the price of one of those old sharks. If their contract says you
can't do that, break the contract. Any contract that forces the schools
into the condition yours is in deserves to be broken. If the people
of Tillamook won't support you, quit and get a job pumping gas.
Between the insurance company, PERS and the teacher's union,
your neighbors are being ripped off.
Or do you support what's happening?
With two hundred grand less than the last budget
(what, a million less than you wanted?), the only way for your friends
to get a raise is to throw away people who the kids need?
Who did you get rid of? The ones with the least tenure
or those who decided to retire? Both? Then, you discarded (A)
the ones who cost the district the least, and (B) the ones whose pay will
reflect a double loss to the district -- money spent for a teacher who
isn't there. And, if some of those who retired are, like others in the
PERS system, going to make more money than when they were teaching, you've
actually increased expenses by sending them off.
All to finance a salary or benefits increase for those
More money for fewer teachers and larger class sizes,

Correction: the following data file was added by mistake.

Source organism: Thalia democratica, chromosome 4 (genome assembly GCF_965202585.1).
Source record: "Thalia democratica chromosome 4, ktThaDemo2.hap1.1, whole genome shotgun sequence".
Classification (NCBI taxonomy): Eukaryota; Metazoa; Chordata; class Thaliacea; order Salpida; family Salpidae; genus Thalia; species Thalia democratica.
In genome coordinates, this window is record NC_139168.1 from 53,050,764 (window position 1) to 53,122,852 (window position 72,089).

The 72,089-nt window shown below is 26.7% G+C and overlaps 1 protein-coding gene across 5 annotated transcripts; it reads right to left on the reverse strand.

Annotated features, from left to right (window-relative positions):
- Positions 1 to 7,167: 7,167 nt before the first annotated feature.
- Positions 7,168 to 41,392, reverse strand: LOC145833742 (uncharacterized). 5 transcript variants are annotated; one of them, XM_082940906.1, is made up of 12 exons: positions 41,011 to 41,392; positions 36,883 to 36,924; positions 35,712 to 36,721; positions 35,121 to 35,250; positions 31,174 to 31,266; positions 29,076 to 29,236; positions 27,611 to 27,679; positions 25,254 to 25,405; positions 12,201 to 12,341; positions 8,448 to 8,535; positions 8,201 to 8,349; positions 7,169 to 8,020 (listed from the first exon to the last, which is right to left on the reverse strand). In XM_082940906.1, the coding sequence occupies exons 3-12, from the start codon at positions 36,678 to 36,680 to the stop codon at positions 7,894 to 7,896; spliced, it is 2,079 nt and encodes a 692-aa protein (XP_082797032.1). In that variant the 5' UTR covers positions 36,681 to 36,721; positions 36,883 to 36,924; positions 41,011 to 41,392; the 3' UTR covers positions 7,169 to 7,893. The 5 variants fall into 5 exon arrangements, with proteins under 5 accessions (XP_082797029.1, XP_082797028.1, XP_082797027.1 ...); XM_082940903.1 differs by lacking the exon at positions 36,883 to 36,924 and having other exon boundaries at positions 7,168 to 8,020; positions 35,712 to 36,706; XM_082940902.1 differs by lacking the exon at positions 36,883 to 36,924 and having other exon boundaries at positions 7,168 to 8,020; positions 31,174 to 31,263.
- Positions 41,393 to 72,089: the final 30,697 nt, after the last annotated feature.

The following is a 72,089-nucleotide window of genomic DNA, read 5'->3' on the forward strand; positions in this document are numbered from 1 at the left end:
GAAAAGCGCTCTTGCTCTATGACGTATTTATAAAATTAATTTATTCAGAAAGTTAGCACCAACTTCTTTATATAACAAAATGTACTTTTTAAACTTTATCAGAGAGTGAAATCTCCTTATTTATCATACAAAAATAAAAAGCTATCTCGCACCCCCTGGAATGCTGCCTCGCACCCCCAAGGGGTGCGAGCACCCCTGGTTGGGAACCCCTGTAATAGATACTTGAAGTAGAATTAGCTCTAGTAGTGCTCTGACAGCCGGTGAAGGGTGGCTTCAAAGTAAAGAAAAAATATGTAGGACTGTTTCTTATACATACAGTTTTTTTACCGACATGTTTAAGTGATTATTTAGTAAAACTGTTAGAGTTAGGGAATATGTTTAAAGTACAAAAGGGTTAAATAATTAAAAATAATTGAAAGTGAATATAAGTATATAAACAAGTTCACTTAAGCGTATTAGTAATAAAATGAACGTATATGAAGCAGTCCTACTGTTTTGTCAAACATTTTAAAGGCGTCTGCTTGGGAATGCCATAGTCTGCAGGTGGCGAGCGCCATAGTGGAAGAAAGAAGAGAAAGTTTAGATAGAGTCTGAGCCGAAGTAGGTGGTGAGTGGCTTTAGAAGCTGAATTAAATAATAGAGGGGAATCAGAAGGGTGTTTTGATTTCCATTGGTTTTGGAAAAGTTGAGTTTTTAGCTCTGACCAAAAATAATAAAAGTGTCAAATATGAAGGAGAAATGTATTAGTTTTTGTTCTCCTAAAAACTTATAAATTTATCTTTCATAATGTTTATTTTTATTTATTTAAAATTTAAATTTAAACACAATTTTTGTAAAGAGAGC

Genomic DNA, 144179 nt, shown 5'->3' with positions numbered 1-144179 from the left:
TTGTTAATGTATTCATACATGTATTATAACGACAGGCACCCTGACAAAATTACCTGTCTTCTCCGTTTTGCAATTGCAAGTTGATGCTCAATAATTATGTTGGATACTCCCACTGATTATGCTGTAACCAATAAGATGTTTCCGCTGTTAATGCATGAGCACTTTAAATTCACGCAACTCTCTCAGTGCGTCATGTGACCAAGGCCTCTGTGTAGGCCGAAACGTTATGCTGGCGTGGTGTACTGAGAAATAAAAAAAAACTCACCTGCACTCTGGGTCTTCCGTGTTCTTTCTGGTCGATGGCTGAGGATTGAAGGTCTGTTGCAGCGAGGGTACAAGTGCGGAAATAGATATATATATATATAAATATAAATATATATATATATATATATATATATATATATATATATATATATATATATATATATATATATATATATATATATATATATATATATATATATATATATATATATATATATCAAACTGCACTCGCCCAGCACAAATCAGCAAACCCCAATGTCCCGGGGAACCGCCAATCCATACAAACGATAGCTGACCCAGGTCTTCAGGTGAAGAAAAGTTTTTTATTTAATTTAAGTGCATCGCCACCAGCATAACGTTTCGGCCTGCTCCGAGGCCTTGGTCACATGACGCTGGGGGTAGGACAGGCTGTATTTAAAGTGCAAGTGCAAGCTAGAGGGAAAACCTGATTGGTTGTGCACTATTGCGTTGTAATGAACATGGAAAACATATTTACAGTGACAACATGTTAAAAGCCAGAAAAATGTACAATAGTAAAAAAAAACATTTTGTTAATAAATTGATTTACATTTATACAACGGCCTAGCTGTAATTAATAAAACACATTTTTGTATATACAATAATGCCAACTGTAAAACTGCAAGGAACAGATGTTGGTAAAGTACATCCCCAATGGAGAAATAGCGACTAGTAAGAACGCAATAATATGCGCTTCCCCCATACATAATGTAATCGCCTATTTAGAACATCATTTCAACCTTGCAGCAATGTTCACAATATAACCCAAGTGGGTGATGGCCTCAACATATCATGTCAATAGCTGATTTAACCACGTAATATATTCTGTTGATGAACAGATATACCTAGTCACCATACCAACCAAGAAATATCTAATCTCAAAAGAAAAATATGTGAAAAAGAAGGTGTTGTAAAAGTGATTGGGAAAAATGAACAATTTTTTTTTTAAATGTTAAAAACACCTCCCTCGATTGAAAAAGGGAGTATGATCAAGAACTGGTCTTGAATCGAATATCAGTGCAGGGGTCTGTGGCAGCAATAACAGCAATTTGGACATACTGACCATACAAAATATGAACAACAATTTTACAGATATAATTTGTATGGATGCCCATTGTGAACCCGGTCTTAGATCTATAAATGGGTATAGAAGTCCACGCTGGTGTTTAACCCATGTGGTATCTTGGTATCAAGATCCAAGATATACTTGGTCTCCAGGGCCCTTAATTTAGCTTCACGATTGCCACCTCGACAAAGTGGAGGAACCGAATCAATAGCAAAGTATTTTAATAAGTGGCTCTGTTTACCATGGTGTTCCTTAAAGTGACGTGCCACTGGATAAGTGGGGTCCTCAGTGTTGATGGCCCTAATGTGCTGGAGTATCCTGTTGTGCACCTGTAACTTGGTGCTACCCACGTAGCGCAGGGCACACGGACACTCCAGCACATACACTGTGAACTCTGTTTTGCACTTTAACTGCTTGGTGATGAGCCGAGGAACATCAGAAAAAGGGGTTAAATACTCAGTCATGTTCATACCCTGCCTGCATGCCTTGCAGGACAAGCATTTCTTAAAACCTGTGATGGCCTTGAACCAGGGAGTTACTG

That's quite a managerial accomplisment.
If this process is developed to its natural conclusion,
the day will come when Tillamook has one retired teacher who receives all
the money, one classroom with two thousand students jammed into it and
an empty desk up by the blackboard. Not an adult in sight to give
the kids their lessons.
No doubt, test scores will go up.
Who are you, Randy Schild? One will always find some
people who complain, but in general we have heard good reports about your
character. Nobody, at least, has told us that you're an incompetent
administrator who has made a mess of things. Or, a smooth talking
con artist riding the storm because you like the action and see the chance
of picking up some serious bucks. Most of what we've heard
has it that you are a good man caught in a trap not of your own making.
Is that possible? Do school district administrators
have so little power that they can do nothing to keep their schools afloat?
Is the only answer ever-increasing funding from the state? Will the
final bill for schools be every dime taxpayers have?
Some interesting student numbers.
There are 2300 K-12 students in the system.
At the $14.2 million budget figure, that's $6,174 each.
We'll ignore the number of U.S. states that would love to have that much